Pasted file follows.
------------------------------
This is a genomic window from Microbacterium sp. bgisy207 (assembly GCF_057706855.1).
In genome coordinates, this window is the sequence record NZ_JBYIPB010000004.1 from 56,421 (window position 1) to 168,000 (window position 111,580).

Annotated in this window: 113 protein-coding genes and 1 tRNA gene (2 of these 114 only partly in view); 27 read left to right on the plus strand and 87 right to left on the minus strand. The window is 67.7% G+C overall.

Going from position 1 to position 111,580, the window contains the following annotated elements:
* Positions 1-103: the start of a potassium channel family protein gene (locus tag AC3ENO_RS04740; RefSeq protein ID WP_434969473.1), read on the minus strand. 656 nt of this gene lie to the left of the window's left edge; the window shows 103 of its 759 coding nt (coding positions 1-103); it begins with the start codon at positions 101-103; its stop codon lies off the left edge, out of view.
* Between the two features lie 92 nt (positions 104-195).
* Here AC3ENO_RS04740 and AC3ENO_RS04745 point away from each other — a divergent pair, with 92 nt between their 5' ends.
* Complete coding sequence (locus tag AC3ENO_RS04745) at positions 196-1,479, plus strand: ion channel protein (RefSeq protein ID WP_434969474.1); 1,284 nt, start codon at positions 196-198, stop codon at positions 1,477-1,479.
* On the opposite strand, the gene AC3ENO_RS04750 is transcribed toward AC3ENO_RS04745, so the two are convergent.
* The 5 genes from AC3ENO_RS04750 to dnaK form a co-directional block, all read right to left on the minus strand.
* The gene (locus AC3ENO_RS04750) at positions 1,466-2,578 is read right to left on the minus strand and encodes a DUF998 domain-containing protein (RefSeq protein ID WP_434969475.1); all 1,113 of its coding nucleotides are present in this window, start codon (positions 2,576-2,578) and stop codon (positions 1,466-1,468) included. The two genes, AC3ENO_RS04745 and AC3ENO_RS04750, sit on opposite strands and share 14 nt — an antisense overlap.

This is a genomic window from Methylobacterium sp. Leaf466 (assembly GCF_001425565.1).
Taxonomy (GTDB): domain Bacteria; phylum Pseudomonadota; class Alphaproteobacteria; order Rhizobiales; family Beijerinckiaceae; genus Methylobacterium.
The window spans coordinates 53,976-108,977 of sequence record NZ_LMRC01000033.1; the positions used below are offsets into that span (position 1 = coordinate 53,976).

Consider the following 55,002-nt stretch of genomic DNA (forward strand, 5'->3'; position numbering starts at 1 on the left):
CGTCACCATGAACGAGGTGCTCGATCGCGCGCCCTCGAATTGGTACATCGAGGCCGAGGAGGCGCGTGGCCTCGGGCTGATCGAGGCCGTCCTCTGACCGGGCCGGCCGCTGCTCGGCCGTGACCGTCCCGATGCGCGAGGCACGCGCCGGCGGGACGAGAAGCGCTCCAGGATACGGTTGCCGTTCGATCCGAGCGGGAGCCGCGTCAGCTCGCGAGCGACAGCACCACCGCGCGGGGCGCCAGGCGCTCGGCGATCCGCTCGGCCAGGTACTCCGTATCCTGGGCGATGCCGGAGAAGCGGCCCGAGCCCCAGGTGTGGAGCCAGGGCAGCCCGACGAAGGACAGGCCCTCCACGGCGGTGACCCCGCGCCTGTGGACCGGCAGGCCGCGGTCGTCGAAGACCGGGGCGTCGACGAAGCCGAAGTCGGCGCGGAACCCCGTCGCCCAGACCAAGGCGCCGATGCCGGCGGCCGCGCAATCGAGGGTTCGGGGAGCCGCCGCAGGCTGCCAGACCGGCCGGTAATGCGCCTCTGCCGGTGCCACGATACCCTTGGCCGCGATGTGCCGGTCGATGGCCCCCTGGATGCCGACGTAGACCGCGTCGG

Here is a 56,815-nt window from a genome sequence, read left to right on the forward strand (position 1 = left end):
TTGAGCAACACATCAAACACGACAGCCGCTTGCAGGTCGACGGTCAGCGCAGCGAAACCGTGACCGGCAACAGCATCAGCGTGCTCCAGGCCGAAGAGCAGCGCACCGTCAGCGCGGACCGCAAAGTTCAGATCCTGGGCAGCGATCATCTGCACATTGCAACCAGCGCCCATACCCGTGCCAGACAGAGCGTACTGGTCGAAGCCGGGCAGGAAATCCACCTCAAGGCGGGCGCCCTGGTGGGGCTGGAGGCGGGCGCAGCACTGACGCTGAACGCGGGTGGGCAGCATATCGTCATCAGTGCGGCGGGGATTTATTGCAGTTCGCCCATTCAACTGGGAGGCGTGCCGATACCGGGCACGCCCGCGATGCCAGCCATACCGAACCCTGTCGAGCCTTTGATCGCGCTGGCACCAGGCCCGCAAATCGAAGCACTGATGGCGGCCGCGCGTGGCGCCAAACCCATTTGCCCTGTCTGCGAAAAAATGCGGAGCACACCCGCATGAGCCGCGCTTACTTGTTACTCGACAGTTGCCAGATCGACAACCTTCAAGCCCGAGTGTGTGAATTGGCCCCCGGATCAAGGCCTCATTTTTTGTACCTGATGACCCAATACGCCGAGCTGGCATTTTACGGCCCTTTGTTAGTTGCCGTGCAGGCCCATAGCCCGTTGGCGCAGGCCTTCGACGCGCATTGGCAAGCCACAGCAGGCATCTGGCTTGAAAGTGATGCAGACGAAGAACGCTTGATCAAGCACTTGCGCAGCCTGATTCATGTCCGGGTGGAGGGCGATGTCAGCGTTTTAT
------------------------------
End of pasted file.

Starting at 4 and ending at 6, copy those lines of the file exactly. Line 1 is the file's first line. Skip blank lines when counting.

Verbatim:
Going from position 1 to position 111,580, the window contains the following annotated elements:
* Positions 1-103: the start of a potassium channel family protein gene (locus tag AC3ENO_RS04740; RefSeq protein ID WP_434969473.1), read on the minus strand. 656 nt of this gene lie to the left of the window's left edge; the window shows 103 of its 759 coding nt (coding positions 1-103); it begins with the start codon at positions 101-103; its stop codon lies off the left edge, out of view.
* Between the two features lie 92 nt (positions 104-195).